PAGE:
Determination of the antimicrobial activity of peptides analogous to human cathellicide LL37 in Candida albicans

Project: Research Project

Project Details


As a result of the growing problem of microbial resistance to conventional antibiotics, several antimicrobial peptides are being studied in order to achieve broad-spectrum alternative treatments, especially for biofilm-producing microorganisms. This is the case of Candida albicans, a commensal yeast that is part of the human microbiota, but that in immunosuppressed patients can cause cutaneous, subcutaneous and systemic infections, with the aggravating factor of presenting resistance to the therapy conventionally used for its treatment.
Antimicrobial peptides are present in animals, plants and other microorganisms, being part of the innate immune system. Human cathelicidin LL37, cationic antimicrobial peptide, is a molecule containing both a catheline domain and an antimicrobial C-terminal domain. "Catelina" is an acronym for catepsin L inhibitor. The importance of the use of LL-37 is not only due to its intrinsic antimicrobial characteristics but also because of the synergic and antagonistic interactions it presents with other immunological mediators; these underlying properties of LL-37 have been exploited to create regulatory peptides of innate defense that represent a new immunomodulatory approach to the treatment of infections.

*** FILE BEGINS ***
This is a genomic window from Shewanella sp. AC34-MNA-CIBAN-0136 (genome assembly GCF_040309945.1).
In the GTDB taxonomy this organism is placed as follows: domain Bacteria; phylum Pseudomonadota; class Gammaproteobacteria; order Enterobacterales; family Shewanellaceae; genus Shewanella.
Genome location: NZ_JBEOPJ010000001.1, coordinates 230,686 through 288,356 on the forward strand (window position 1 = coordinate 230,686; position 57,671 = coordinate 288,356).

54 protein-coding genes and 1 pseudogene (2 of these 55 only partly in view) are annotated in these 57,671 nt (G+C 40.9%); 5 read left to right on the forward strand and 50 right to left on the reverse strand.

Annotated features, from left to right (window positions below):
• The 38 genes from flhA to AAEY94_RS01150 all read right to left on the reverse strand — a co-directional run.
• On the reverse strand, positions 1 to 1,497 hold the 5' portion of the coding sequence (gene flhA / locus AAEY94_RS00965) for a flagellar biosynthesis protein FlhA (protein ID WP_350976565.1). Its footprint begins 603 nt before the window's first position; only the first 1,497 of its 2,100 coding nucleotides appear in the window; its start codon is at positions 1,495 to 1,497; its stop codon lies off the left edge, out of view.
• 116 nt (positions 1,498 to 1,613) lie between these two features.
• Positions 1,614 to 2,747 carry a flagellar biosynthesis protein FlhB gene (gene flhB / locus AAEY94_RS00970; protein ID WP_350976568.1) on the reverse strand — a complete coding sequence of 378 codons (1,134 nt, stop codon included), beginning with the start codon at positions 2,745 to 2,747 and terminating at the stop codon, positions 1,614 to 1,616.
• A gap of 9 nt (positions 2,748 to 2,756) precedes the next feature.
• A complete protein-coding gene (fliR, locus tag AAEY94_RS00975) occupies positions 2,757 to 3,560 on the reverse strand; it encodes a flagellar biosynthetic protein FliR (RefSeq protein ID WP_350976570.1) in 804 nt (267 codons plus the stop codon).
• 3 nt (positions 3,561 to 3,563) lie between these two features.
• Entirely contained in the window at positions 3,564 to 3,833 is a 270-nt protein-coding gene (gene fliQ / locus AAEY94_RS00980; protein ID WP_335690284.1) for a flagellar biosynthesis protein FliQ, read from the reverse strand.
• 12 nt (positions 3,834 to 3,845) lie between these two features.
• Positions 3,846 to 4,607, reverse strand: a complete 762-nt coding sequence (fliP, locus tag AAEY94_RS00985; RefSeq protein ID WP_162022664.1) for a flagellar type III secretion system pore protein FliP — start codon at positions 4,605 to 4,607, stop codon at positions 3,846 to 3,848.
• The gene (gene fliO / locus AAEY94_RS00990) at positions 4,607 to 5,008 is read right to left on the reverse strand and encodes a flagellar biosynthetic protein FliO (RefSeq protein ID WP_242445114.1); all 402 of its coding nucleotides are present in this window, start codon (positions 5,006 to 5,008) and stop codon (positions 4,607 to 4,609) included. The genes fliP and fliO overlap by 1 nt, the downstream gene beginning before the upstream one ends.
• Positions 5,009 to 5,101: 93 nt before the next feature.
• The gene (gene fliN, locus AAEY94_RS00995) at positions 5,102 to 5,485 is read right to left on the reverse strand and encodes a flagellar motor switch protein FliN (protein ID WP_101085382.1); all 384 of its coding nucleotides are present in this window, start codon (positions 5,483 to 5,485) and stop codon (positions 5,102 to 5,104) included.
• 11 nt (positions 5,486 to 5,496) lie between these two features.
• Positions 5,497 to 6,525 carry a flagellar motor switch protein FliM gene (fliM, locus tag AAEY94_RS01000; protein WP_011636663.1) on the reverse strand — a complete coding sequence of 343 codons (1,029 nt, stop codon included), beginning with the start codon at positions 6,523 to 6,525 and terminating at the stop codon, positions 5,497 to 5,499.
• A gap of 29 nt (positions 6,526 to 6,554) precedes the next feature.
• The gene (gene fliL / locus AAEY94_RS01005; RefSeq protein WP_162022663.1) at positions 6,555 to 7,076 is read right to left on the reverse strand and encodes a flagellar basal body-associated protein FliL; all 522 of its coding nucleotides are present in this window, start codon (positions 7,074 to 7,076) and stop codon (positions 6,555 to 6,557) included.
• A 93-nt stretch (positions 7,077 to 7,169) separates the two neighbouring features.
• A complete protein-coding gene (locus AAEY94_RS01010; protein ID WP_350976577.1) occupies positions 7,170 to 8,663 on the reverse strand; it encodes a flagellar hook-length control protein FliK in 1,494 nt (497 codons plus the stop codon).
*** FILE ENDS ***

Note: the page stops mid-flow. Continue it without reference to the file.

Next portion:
Effective start/end date1/2/1811/12/19

UN Sustainable Development Goals

In 2015, UN member states agreed to 17 global Sustainable Development Goals (SDGs) to end poverty, protect the planet and ensure prosperity for all. This project contributes towards the following SDG(s):

  • SDG 3 - Good Health and Well-being

Main Funding Source

  • National


  • Bogotá D.C.


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